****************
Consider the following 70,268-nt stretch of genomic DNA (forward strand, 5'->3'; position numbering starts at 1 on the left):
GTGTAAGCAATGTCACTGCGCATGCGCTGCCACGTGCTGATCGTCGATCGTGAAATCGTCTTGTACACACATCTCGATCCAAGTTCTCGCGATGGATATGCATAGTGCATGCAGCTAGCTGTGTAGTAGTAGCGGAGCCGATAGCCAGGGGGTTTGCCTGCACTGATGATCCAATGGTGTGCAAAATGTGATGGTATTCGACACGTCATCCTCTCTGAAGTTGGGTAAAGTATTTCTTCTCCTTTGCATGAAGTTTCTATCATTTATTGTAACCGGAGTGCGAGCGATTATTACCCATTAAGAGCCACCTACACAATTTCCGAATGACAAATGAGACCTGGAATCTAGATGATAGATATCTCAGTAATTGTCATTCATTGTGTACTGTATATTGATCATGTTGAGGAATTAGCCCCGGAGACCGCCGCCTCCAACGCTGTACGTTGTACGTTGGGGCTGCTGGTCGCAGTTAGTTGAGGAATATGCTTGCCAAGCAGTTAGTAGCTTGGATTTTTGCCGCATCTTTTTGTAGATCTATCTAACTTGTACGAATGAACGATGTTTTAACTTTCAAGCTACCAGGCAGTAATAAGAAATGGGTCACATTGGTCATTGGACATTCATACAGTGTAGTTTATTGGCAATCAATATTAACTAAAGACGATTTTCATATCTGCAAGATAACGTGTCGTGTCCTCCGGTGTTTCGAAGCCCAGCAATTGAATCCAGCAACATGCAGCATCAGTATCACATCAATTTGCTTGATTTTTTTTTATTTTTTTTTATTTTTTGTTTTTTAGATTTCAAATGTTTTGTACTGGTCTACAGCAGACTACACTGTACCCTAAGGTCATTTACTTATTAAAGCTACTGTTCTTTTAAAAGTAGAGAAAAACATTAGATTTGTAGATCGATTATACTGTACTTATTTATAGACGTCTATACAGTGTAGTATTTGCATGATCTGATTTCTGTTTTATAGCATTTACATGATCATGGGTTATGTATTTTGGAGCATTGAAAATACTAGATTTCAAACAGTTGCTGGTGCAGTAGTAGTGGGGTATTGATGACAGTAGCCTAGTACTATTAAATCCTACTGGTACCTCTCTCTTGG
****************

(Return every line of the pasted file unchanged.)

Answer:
Consider the following 70,268-nt stretch of genomic DNA (forward strand, 5'->3'; position numbering starts at 1 on the left):
GTGTAAGCAATGTCACTGCGCATGCGCTGCCACGTGCTGATCGTCGATCGTGAAATCGTCTTGTACACACATCTCGATCCAAGTTCTCGCGATGGATATGCATAGTGCATGCAGCTAGCTGTGTAGTAGTAGCGGAGCCGATAGCCAGGGGGTTTGCCTGCACTGATGATCCAATGGTGTGCAAAATGTGATGGTATTCGACACGTCATCCTCTCTGAAGTTGGGTAAAGTATTTCTTCTCCTTTGCATGAAGTTTCTATCATTTATTGTAACCGGAGTGCGAGCGATTATTACCCATTAAGAGCCACCTACACAATTTCCGAATGACAAATGAGACCTGGAATCTAGATGATAGATATCTCAGTAATTGTCATTCATTGTGTACTGTATATTGATCATGTTGAGGAATTAGCCCCGGAGACCGCCGCCTCCAACGCTGTACGTTGTACGTTGGGGCTGCTGGTCGCAGTTAGTTGAGGAATATGCTTGCCAAGCAGTTAGTAGCTTGGATTTTTGCCGCATCTTTTTGTAGATCTATCTAACTTGTACGAATGAACGATGTTTTAACTTTCAAGCTACCAGGCAGTAATAAGAAATGGGTCACATTGGTCATTGGACATTCATACAGTGTAGTTTATTGGCAATCAATATTAACTAAAGACGATTTTCATATCTGCAAGATAACGTGTCGTGTCCTCCGGTGTTTCGAAGCCCAGCAATTGAATCCAGCAACATGCAGCATCAGTATCACATCAATTTGCTTGATTTTTTTTTATTTTTTTTTATTTTTTGTTTTTTAGATTTCAAATGTTTTGTACTGGTCTACAGCAGACTACACTGTACCCTAAGGTCATTTACTTATTAAAGCTACTGTTCTTTTAAAAGTAGAGAAAAACATTAGATTTGTAGATCGATTATACTGTACTTATTTATAGACGTCTATACAGTGTAGTATTTGCATGATCTGATTTCTGTTTTATAGCATTTACATGATCATGGGTTATGTATTTTGGAGCATTGAAAATACTAGATTTCAAACAGTTGCTGGTGCAGTAGTAGTGGGGTATTGATGACAGTAGCCTAGTACTATTAAATCCTACTGGTACCTCTCTCTTGG